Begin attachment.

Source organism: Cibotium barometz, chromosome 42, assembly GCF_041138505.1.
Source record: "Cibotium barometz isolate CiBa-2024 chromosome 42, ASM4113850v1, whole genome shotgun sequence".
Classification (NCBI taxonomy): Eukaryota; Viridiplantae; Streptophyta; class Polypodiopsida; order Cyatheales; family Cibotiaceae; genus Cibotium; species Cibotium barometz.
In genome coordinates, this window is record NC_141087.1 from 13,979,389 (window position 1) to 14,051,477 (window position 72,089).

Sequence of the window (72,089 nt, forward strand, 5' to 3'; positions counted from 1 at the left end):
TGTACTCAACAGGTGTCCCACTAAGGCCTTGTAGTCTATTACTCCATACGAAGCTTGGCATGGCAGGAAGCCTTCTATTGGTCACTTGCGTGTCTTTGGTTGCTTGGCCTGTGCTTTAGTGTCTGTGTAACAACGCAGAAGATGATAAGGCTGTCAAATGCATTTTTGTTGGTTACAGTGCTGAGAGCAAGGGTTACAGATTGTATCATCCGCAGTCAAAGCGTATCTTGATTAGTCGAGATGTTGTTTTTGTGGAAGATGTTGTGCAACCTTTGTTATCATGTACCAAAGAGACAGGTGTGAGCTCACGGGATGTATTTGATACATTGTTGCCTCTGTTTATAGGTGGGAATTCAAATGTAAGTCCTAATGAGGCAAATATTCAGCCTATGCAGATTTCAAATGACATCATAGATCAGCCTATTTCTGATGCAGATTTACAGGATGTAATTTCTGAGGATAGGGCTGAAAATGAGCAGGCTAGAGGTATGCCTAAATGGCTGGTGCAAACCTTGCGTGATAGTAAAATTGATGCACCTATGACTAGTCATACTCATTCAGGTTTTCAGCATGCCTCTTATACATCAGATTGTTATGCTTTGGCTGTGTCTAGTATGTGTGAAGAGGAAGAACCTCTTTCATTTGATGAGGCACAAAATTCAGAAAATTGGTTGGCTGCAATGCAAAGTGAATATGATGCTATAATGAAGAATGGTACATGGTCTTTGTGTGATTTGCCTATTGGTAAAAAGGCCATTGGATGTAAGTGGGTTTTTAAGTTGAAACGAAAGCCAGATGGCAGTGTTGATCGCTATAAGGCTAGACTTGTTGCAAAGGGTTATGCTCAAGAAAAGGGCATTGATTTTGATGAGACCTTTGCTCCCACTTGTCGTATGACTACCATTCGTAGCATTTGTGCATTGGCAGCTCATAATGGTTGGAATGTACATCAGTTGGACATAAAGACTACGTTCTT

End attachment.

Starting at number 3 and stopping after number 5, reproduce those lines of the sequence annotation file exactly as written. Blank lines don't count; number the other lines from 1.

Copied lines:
Classification (NCBI taxonomy): Eukaryota; Viridiplantae; Streptophyta; class Polypodiopsida; order Cyatheales; family Cibotiaceae; genus Cibotium; species Cibotium barometz.
In genome coordinates, this window is record NC_141087.1 from 13,979,389 (window position 1) to 14,051,477 (window position 72,089).

Sequence of the window (72,089 nt, forward strand, 5' to 3'; positions counted from 1 at the left end):